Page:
THEN, factor in the fact that turning the ball over with an interception or strip sack is much more likely than fumbling while running the ball. So the risk factor in throwing is way elevated over running.

Run vs pass is way closer and way more complicated than Sturm is making it out to be here.
 

bbgun

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Jeez, he completely ignored the defense. Maybe that's an upcoming column.
 

Simpleton

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I generally agree that there's no reason to panic. New coaching staff, disjointed offseason, etc., etc., and ultimately we lost a coin flip game to a solid team that should be on the fringes of playoff contention despite not playing especially well.

I said before the season that I don't think we'll hit our stride until about 4-6 games in, and I stand by that, but it definitely has to get better and stay better consistently.
 

Genghis Khan

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if, with 12 minutes to go, you demonstrate that you believe your offense can be a juggernaut and you aren’t ready to trust a defense that has had issues getting off the field all night.

I think the logic here is backwards.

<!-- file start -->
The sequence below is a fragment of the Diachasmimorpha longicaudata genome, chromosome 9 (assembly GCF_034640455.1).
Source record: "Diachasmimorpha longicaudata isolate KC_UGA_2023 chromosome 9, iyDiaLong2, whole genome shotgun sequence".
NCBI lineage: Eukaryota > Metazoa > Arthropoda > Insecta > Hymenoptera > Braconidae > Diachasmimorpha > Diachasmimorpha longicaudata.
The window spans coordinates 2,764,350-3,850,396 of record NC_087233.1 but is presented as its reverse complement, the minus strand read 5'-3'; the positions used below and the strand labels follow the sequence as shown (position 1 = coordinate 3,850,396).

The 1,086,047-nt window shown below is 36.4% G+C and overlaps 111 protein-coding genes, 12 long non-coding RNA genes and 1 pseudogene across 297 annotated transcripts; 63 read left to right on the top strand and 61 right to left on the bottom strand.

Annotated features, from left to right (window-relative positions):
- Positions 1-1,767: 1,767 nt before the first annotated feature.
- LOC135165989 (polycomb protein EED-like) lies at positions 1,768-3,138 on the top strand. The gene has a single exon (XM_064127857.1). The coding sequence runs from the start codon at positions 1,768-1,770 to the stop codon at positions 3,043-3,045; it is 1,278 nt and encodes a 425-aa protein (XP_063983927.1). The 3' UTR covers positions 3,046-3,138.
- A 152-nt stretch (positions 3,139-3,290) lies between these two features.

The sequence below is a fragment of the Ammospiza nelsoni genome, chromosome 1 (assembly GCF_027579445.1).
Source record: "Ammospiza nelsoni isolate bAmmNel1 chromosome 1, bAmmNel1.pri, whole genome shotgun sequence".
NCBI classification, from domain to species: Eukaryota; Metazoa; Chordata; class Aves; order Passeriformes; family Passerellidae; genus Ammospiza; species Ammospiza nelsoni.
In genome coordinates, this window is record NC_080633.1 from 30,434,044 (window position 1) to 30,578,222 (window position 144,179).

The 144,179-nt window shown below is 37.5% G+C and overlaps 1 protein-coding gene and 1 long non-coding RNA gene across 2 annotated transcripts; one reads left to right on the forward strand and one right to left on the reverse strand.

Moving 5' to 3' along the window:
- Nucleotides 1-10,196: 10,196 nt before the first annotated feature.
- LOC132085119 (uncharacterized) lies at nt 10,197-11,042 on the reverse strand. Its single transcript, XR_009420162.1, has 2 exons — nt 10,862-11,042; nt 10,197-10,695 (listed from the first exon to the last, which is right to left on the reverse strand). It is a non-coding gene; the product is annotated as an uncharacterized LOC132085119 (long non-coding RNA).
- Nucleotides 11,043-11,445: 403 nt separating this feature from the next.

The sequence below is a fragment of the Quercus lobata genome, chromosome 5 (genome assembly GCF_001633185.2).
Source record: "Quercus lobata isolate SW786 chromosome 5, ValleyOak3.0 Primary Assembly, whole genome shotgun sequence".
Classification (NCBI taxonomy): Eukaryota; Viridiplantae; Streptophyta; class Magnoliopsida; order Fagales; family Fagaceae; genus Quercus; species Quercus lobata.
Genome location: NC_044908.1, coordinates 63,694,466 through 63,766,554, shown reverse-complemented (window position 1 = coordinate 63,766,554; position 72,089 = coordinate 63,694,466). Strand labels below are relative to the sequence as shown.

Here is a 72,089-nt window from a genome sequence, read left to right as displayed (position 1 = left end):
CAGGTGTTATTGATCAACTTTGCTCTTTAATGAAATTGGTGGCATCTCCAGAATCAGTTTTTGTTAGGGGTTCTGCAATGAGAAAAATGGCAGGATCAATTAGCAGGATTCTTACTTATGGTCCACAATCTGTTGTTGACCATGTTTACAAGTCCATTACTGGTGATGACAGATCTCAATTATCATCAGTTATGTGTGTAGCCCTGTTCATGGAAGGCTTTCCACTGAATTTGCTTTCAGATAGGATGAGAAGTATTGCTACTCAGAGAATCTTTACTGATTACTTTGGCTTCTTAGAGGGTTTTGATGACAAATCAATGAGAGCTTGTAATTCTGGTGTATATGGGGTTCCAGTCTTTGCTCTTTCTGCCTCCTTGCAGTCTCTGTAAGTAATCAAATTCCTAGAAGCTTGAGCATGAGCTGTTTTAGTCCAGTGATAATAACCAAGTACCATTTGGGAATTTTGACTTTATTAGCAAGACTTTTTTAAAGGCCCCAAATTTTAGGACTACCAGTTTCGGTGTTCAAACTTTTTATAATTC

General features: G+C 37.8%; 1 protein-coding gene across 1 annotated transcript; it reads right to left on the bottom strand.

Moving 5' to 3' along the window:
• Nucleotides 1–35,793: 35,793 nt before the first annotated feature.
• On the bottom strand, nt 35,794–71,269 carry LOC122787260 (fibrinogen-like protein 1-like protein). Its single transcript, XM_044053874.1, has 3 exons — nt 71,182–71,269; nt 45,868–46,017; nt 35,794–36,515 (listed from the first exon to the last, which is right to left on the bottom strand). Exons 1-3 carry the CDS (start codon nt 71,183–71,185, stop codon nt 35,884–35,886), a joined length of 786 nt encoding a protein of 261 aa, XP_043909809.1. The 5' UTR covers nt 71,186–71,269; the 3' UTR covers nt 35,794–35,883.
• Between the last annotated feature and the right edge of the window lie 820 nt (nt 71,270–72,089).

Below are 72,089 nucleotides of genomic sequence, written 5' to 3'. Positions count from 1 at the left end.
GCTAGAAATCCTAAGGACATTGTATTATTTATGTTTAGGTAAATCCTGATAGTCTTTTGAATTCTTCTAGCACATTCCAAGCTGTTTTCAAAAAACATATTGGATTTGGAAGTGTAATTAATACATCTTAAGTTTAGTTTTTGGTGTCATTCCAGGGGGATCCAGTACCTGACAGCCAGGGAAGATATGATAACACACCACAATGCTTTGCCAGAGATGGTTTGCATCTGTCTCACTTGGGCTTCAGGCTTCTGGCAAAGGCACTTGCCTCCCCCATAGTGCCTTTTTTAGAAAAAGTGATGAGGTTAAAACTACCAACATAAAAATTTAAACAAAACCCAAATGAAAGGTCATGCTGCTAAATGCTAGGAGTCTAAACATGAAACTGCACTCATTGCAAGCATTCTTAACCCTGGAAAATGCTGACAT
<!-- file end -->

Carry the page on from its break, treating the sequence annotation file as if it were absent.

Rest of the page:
If you don't trust the defense with a tie, you also don't trust your defense down 3. You have to factor in what happens if you don't make the conversion. If you don't trust your defense the risk of going down 2 scores is higher. And going down 2 scores in the middle of (or late depending on how long the rams take to score) the 4th would have been a disaster. At least if you get the tie it means you can trade blows (assuming you don't trust your defense) rather than continuing to play catch up.

I think if you DO trust your defense, going for it makes more sense because the risk of going down 2 scores is lower.

Best case scenario of course is converting and eventually taking the lead with a TD. But that's more trusting your OFFENSE, and putting talent aside for a second I'm not sure they did much in the game and especially in the third and early 4th to justify trusting them.
 

pd

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There should be a new statistic.

Simply saying the offense gained 400 yards is too vague. It's assuming a gain of 20 yards is identical from your own 10-yard line vs the opponent's 20 yard line.

I'd rather have a stat that shows offensive yardage gained after midfield.